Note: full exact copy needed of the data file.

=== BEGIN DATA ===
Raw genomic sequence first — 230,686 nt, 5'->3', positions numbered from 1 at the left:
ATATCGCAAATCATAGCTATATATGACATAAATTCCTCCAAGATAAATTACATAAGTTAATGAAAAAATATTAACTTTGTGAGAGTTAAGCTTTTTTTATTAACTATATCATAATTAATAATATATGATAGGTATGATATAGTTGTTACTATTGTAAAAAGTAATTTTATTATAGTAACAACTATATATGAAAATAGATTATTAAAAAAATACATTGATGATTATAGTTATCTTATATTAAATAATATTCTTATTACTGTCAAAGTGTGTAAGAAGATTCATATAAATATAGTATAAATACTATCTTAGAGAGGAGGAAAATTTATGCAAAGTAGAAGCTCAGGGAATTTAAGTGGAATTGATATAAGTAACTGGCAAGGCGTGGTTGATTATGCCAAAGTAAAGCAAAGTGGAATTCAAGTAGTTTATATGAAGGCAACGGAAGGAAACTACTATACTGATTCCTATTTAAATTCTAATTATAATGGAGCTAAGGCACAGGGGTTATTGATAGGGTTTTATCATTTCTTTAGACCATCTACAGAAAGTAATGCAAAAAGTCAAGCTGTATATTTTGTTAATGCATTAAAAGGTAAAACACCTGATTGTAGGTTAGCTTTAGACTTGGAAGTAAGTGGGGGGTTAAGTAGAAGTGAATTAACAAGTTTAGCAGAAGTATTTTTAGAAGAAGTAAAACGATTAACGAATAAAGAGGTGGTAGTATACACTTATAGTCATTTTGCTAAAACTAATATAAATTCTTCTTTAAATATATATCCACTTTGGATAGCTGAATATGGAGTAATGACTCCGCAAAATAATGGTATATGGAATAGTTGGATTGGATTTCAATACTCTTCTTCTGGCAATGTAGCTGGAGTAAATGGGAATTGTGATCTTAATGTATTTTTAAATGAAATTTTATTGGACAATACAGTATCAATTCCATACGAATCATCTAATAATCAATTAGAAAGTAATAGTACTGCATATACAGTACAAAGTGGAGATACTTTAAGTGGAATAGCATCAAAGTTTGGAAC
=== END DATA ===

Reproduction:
Raw genomic sequence first — 230,686 nt, 5'->3', positions numbered from 1 at the left:
ATATCGCAAATCATAGCTATATATGACATAAATTCCTCCAAGATAAATTACATAAGTTAATGAAAAAATATTAACTTTGTGAGAGTTAAGCTTTTTTTATTAACTATATCATAATTAATAATATATGATAGGTATGATATAGTTGTTACTATTGTAAAAAGTAATTTTATTATAGTAACAACTATATATGAAAATAGATTATTAAAAAAATACATTGATGATTATAGTTATCTTATATTAAATAATATTCTTATTACTGTCAAAGTGTGTAAGAAGATTCATATAAATATAGTATAAATACTATCTTAGAGAGGAGGAAAATTTATGCAAAGTAGAAGCTCAGGGAATTTAAGTGGAATTGATATAAGTAACTGGCAAGGCGTGGTTGATTATGCCAAAGTAAAGCAAAGTGGAATTCAAGTAGTTTATATGAAGGCAACGGAAGGAAACTACTATACTGATTCCTATTTAAATTCTAATTATAATGGAGCTAAGGCACAGGGGTTATTGATAGGGTTTTATCATTTCTTTAGACCATCTACAGAAAGTAATGCAAAAAGTCAAGCTGTATATTTTGTTAATGCATTAAAAGGTAAAACACCTGATTGTAGGTTAGCTTTAGACTTGGAAGTAAGTGGGGGGTTAAGTAGAAGTGAATTAACAAGTTTAGCAGAAGTATTTTTAGAAGAAGTAAAACGATTAACGAATAAAGAGGTGGTAGTATACACTTATAGTCATTTTGCTAAAACTAATATAAATTCTTCTTTAAATATATATCCACTTTGGATAGCTGAATATGGAGTAATGACTCCGCAAAATAATGGTATATGGAATAGTTGGATTGGATTTCAATACTCTTCTTCTGGCAATGTAGCTGGAGTAAATGGGAATTGTGATCTTAATGTATTTTTAAATGAAATTTTATTGGACAATACAGTATCAATTCCATACGAATCATCTAATAATCAATTAGAAAGTAATAGTACTGCATATACAGTACAAAGTGGAGATACTTTAAGTGGAATAGCATCAAAGTTTGGAAC